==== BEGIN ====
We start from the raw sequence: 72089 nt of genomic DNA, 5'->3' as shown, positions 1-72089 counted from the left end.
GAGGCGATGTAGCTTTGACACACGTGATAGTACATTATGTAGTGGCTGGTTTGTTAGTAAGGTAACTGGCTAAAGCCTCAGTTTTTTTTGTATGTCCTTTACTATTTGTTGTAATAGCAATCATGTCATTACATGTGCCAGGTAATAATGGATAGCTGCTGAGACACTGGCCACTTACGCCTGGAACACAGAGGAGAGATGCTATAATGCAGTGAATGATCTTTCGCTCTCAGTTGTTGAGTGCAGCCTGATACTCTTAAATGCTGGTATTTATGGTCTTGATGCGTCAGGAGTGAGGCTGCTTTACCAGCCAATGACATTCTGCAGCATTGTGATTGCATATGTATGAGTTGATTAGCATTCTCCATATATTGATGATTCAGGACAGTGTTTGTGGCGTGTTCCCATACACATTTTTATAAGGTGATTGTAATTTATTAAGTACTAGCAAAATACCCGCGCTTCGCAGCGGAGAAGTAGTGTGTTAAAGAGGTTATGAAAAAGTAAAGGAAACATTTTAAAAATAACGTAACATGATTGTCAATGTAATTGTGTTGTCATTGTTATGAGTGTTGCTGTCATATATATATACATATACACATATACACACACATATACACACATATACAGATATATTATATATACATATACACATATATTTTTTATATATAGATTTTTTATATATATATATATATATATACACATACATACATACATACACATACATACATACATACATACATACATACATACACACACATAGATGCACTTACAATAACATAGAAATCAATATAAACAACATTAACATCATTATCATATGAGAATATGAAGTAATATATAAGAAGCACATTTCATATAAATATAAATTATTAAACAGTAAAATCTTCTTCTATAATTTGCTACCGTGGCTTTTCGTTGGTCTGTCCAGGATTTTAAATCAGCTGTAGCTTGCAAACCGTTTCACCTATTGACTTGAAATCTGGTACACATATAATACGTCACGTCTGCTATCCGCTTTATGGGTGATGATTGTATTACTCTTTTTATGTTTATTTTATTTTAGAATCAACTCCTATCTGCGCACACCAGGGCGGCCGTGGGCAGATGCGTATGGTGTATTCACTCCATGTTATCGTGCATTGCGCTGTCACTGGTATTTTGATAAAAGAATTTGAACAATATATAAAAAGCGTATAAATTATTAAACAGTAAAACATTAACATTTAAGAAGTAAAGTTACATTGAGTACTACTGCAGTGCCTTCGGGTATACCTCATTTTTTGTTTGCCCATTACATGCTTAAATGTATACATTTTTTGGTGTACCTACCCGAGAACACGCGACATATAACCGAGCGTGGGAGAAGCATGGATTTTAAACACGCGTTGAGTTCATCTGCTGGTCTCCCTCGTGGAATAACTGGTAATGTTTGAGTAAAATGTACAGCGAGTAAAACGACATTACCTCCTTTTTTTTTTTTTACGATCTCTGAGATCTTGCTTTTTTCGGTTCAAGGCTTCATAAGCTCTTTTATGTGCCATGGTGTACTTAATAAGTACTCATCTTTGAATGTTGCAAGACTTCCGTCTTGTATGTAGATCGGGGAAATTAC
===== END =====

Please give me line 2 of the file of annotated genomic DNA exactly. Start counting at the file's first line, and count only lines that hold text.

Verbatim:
GAGGCGATGTAGCTTTGACACACGTGATAGTACATTATGTAGTGGCTGGTTTGTTAGTAAGGTAACTGGCTAAAGCCTCAGTTTTTTTTGTATGTCCTTTACTATTTGTTGTAATAGCAATCATGTCATTACATGTGCCAGGTAATAATGGATAGCTGCTGAGACACTGGCCACTTACGCCTGGAACACAGAGGAGAGATGCTATAATGCAGTGAATGATCTTTCGCTCTCAGTTGTTGAGTGCAGCCTGATACTCTTAAATGCTGGTATTTATGGTCTTGATGCGTCAGGAGTGAGGCTGCTTTACCAGCCAATGACATTCTGCAGCATTGTGATTGCATATGTATGAGTTGATTAGCATTCTCCATATATTGATGATTCAGGACAGTGTTTGTGGCGTGTTCCCATACACATTTTTATAAGGTGATTGTAATTTATTAAGTACTAGCAAAATACCCGCGCTTCGCAGCGGAGAAGTAGTGTGTTAAAGAGGTTATGAAAAAGTAAAGGAAACATTTTAAAAATAACGTAACATGATTGTCAATGTAATTGTGTTGTCATTGTTATGAGTGTTGCTGTCATATATATATACATATACACATATACACACACATATACACACATATACAGATATATTATATATACATATACACATATATTTTTTATATATAGATTTTTTATATATATATATATATATATACACATACATACATACATACACATACATACATACATACATACATACATACATACACACACATAGATGCACTTACAATAACATAGAAATCAATATAAACAACATTAACATCATTATCATATGAGAATATGAAGTAATATATAAGAAGCACATTTCATATAAATATAAATTATTAAACAGTAAAATCTTCTTCTATAATTTGCTACCGTGGCTTTTCGTTGGTCTGTCCAGGATTTTAAATCAGCTGTAGCTTGCAAACCGTTTCACCTATTGACTTGAAATCTGGTACACATATAATACGTCACGTCTGCTATCCGCTTTATGGGTGATGATTGTATTACTCTTTTTATGTTTATTTTATTTTAGAATCAACTCCTATCTGCGCACACCAGGGCGGCCGTGGGCAGATGCGTATGGTGTATTCACTCCATGTTATCGTGCATTGCGCTGTCACTGGTATTTTGATAAAAGAATTTGAACAATATATAAAAAGCGTATAAATTATTAAACAGTAAAACATTAACATTTAAGAAGTAAAGTTACATTGAGTACTACTGCAGTGCCTTCGGGTATACCTCATTTTTTGTTTGCCCATTACATGCTTAAATGTATACATTTTTTGGTGTACCTACCCGAGAACACGCGACATATAACCGAGCGTGGGAGAAGCATGGATTTTAAACACGCGTTGAGTTCATCTGCTGGTCTCCCTCGTGGAATAACTGGTAATGTTTGAGTAAAATGTACAGCGAGTAAAACGACATTACCTCCTTTTTTTTTTTTTACGATCTCTGAGATCTTGCTTTTTTCGGTTCAAGGCTTCATAAGCTCTTTTATGTGCCATGGTGTACTTAATAAGTACTCATCTTTGAATGTTGCAAGACTTCCGTCTTGTATGTAGATCGGGGAAATTAC